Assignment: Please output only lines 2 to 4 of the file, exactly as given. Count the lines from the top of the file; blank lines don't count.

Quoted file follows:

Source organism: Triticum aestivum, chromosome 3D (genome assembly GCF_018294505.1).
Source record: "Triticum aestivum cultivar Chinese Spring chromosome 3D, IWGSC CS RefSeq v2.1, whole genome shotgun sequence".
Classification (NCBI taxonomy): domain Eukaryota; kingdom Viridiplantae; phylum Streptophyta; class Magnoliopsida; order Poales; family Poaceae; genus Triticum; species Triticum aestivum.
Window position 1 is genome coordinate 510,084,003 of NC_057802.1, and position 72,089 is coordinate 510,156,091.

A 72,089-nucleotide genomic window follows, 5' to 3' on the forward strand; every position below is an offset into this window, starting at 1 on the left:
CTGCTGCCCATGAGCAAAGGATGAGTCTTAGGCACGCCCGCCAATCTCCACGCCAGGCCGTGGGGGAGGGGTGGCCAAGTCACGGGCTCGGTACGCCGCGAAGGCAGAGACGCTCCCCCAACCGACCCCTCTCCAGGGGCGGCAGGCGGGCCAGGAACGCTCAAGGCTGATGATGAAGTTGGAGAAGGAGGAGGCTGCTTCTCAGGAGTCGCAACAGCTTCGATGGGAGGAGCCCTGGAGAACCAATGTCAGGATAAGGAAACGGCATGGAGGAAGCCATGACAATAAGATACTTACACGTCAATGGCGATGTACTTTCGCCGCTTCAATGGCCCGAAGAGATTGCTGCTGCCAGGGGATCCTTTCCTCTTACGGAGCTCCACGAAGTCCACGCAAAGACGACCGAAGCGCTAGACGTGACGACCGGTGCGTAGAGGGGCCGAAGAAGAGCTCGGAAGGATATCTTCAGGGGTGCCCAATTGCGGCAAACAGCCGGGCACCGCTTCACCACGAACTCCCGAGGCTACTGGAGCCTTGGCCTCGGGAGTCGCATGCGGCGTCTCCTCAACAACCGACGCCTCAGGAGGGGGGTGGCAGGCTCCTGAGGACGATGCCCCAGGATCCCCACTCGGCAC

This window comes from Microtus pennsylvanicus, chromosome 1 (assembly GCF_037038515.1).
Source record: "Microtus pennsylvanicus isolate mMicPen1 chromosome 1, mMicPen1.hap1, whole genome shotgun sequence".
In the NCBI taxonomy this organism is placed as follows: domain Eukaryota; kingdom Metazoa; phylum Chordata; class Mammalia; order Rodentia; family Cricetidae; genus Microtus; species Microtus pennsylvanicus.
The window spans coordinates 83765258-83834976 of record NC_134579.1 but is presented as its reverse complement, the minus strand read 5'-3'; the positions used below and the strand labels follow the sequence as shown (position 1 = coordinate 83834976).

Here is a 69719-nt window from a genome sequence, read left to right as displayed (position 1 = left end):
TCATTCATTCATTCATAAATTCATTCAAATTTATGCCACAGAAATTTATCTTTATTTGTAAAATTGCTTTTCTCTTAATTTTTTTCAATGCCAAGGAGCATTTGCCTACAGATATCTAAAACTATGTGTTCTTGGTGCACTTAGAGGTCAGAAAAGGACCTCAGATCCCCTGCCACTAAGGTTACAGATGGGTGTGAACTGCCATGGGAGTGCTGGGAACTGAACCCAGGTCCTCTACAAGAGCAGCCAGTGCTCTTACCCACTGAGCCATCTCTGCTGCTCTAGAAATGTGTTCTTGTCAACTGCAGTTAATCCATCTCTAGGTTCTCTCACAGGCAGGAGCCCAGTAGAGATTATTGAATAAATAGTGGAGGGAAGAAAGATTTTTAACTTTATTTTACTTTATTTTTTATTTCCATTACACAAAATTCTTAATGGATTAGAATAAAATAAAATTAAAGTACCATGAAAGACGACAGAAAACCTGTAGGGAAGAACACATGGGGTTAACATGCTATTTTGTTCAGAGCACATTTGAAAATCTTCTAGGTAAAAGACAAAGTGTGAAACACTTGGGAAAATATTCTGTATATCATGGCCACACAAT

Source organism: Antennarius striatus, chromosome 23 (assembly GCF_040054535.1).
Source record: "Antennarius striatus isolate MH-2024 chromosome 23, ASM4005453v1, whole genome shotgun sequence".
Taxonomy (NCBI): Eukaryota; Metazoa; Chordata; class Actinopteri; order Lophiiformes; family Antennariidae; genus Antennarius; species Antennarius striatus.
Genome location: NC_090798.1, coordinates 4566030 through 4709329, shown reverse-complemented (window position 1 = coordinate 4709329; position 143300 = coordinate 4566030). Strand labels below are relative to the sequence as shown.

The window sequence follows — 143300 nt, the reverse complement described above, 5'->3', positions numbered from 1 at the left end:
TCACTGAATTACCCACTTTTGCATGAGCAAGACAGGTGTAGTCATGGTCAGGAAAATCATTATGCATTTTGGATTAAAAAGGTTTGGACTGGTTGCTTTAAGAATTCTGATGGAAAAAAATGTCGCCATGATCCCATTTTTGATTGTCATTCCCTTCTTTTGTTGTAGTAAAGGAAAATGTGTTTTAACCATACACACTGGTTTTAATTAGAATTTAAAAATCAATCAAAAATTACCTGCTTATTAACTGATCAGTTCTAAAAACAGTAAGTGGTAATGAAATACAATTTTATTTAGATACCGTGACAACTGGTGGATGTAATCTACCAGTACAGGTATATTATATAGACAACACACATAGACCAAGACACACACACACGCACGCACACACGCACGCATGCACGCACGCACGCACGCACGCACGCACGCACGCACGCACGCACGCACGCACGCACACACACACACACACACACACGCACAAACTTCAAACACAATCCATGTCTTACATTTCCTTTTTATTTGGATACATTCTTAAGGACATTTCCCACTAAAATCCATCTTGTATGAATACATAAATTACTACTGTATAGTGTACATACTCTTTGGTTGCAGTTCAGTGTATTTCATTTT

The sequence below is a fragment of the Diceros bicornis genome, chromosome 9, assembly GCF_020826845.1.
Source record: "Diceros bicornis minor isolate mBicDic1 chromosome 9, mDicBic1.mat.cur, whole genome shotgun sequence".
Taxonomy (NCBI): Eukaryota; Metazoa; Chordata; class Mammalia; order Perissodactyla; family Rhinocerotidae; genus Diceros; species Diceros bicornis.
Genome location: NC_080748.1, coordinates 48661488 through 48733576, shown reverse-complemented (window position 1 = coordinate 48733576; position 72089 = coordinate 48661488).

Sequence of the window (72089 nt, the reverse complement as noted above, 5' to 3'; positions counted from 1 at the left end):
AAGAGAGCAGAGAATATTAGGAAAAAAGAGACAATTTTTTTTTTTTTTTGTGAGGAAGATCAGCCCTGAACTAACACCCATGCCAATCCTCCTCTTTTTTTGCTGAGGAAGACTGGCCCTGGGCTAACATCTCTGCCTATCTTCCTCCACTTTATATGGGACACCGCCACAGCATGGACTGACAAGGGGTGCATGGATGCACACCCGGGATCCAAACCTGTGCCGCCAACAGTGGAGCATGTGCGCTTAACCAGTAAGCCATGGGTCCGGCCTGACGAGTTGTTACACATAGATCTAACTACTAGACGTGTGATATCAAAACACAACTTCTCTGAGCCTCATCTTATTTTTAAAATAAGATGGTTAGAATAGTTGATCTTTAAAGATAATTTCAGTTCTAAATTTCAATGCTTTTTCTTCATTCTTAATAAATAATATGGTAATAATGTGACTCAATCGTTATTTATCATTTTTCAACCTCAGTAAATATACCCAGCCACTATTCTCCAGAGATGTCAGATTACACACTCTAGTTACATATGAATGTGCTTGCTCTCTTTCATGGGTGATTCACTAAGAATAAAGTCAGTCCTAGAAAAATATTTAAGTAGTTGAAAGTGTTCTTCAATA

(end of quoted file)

Source record: "Triticum aestivum cultivar Chinese Spring chromosome 3D, IWGSC CS RefSeq v2.1, whole genome shotgun sequence".
Classification (NCBI taxonomy): domain Eukaryota; kingdom Viridiplantae; phylum Streptophyta; class Magnoliopsida; order Poales; family Poaceae; genus Triticum; species Triticum aestivum.
Window position 1 is genome coordinate 510,084,003 of NC_057802.1, and position 72,089 is coordinate 510,156,091.